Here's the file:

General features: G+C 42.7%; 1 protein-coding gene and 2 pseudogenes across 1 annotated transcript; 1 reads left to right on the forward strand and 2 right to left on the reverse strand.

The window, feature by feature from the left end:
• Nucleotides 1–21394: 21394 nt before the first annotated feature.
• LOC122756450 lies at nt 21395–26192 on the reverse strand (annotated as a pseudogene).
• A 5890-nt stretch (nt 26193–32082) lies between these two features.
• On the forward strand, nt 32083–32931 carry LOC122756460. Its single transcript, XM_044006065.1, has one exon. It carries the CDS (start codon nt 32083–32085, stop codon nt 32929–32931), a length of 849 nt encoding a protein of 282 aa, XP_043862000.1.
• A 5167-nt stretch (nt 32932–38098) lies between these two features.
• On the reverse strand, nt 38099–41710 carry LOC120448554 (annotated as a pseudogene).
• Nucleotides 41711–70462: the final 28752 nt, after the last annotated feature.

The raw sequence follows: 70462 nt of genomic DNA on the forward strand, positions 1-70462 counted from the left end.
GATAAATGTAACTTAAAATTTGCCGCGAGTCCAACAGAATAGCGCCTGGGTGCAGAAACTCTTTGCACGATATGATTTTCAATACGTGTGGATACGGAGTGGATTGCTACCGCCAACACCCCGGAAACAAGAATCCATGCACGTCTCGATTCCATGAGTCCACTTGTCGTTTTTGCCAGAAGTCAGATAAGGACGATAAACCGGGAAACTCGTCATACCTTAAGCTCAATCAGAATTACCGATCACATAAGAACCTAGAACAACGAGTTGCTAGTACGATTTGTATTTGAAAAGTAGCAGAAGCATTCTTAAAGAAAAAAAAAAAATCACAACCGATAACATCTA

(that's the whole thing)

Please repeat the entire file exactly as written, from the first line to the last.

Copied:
General features: G+C 42.7%; 1 protein-coding gene and 2 pseudogenes across 1 annotated transcript; 1 reads left to right on the forward strand and 2 right to left on the reverse strand.

The window, feature by feature from the left end:
• Nucleotides 1–21394: 21394 nt before the first annotated feature.
• LOC122756450 lies at nt 21395–26192 on the reverse strand (annotated as a pseudogene).
• A 5890-nt stretch (nt 26193–32082) lies between these two features.
• On the forward strand, nt 32083–32931 carry LOC122756460. Its single transcript, XM_044006065.1, has one exon. It carries the CDS (start codon nt 32083–32085, stop codon nt 32929–32931), a length of 849 nt encoding a protein of 282 aa, XP_043862000.1.
• A 5167-nt stretch (nt 32932–38098) lies between these two features.
• On the reverse strand, nt 38099–41710 carry LOC120448554 (annotated as a pseudogene).
• Nucleotides 41711–70462: the final 28752 nt, after the last annotated feature.

The raw sequence follows: 70462 nt of genomic DNA on the forward strand, positions 1-70462 counted from the left end.
GATAAATGTAACTTAAAATTTGCCGCGAGTCCAACAGAATAGCGCCTGGGTGCAGAAACTCTTTGCACGATATGATTTTCAATACGTGTGGATACGGAGTGGATTGCTACCGCCAACACCCCGGAAACAAGAATCCATGCACGTCTCGATTCCATGAGTCCACTTGTCGTTTTTGCCAGAAGTCAGATAAGGACGATAAACCGGGAAACTCGTCATACCTTAAGCTCAATCAGAATTACCGATCACATAAGAACCTAGAACAACGAGTTGCTAGTACGATTTGTATTTGAAAAGTAGCAGAAGCATTCTTAAAGAAAAAAAAAAAATCACAACCGATAACATCTA